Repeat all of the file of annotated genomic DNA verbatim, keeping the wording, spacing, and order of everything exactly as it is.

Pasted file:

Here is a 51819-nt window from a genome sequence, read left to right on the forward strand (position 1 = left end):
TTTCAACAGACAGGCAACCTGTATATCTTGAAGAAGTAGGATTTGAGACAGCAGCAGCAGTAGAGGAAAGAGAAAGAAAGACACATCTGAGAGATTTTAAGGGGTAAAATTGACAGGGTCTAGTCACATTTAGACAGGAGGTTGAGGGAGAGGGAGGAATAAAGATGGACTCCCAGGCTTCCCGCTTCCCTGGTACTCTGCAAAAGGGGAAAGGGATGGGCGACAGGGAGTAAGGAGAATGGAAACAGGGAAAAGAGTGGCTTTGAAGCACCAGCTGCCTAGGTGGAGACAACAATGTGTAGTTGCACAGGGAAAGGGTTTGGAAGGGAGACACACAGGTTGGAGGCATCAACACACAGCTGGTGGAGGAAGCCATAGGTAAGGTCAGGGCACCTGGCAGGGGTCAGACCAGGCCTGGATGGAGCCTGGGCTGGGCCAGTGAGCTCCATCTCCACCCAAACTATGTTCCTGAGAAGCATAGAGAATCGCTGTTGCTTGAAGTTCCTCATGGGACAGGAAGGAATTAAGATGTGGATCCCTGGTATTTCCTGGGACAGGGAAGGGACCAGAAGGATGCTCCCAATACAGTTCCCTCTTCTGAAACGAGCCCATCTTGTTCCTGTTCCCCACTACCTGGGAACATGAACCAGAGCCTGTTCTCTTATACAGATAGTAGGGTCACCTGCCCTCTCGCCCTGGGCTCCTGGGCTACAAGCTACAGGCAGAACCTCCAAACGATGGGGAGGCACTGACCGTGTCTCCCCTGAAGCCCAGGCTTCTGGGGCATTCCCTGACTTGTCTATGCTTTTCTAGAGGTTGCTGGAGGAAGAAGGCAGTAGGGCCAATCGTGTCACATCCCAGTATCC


Here is a 51819-nt window from a genome sequence, read left to right on the forward strand (position 1 = left end):
TTTCAACAGACAGGCAACCTGTATATCTTGAAGAAGTAGGATTTGAGACAGCAGCAGCAGTAGAGGAAAGAGAAAGAAAGACACATCTGAGAGATTTTAAGGGGTAAAATTGACAGGGTCTAGTCACATTTAGACAGGAGGTTGAGGGAGAGGGAGGAATAAAGATGGACTCCCAGGCTTCCCGCTTCCCTGGTACTCTGCAAAAGGGGAAAGGGATGGGCGACAGGGAGTAAGGAGAATGGAAACAGGGAAAAGAGTGGCTTTGAAGCACCAGCTGCCTAGGTGGAGACAACAATGTGTAGTTGCACAGGGAAAGGGTTTGGAAGGGAGACACACAGGTTGGAGGCATCAACACACAGCTGGTGGAGGAAGCCATAGGTAAGGTCAGGGCACCTGGCAGGGGTCAGACCAGGCCTGGATGGAGCCTGGGCTGGGCCAGTGAGCTCCATCTCCACCCAAACTATGTTCCTGAGAAGCATAGAGAATCGCTGTTGCTTGAAGTTCCTCATGGGACAGGAAGGAATTAAGATGTGGATCCCTGGTATTTCCTGGGACAGGGAAGGGACCAGAAGGATGCTCCCAATACAGTTCCCTCTTCTGAAACGAGCCCATCTTGTTCCTGTTCCCCACTACCTGGGAACATGAACCAGAGCCTGTTCTCTTATACAGATAGTAGGGTCACCTGCCCTCTCGCCCTGGGCTCCTGGGCTACAAGCTACAGGCAGAACCTCCAAACGATGGGGAGGCACTGACCGTGTCTCCCCTGAAGCCCAGGCTTCTGGGGCATTCCCTGACTTGTCTATGCTTTTCTAGAGGTTGCTGGAGGAAGAAGGCAGTAGGGCCAATCGTGTCACATCCCAGTATCC